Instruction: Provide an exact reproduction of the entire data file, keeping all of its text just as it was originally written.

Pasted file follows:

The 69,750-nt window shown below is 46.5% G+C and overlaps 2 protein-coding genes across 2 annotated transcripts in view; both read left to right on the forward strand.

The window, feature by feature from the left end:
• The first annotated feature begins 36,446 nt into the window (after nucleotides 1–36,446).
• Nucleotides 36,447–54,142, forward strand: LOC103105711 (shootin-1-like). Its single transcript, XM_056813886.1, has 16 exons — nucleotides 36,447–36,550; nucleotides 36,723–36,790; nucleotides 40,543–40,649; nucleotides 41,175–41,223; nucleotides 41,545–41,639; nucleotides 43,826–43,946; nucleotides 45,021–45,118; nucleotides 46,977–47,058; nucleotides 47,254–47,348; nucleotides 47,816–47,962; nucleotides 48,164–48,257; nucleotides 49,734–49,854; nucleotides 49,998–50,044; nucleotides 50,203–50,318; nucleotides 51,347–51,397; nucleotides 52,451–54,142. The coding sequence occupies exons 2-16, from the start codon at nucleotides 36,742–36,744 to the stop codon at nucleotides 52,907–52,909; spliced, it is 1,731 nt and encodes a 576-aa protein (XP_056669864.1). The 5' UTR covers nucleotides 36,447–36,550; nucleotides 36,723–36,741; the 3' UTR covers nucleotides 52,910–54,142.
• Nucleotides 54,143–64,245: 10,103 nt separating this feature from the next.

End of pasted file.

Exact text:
The 69,750-nt window shown below is 46.5% G+C and overlaps 2 protein-coding genes across 2 annotated transcripts in view; both read left to right on the forward strand.

The window, feature by feature from the left end:
• The first annotated feature begins 36,446 nt into the window (after nucleotides 1–36,446).
• Nucleotides 36,447–54,142, forward strand: LOC103105711 (shootin-1-like). Its single transcript, XM_056813886.1, has 16 exons — nucleotides 36,447–36,550; nucleotides 36,723–36,790; nucleotides 40,543–40,649; nucleotides 41,175–41,223; nucleotides 41,545–41,639; nucleotides 43,826–43,946; nucleotides 45,021–45,118; nucleotides 46,977–47,058; nucleotides 47,254–47,348; nucleotides 47,816–47,962; nucleotides 48,164–48,257; nucleotides 49,734–49,854; nucleotides 49,998–50,044; nucleotides 50,203–50,318; nucleotides 51,347–51,397; nucleotides 52,451–54,142. The coding sequence occupies exons 2-16, from the start codon at nucleotides 36,742–36,744 to the stop codon at nucleotides 52,907–52,909; spliced, it is 1,731 nt and encodes a 576-aa protein (XP_056669864.1). The 5' UTR covers nucleotides 36,447–36,550; nucleotides 36,723–36,741; the 3' UTR covers nucleotides 52,910–54,142.
• Nucleotides 54,143–64,245: 10,103 nt separating this feature from the next.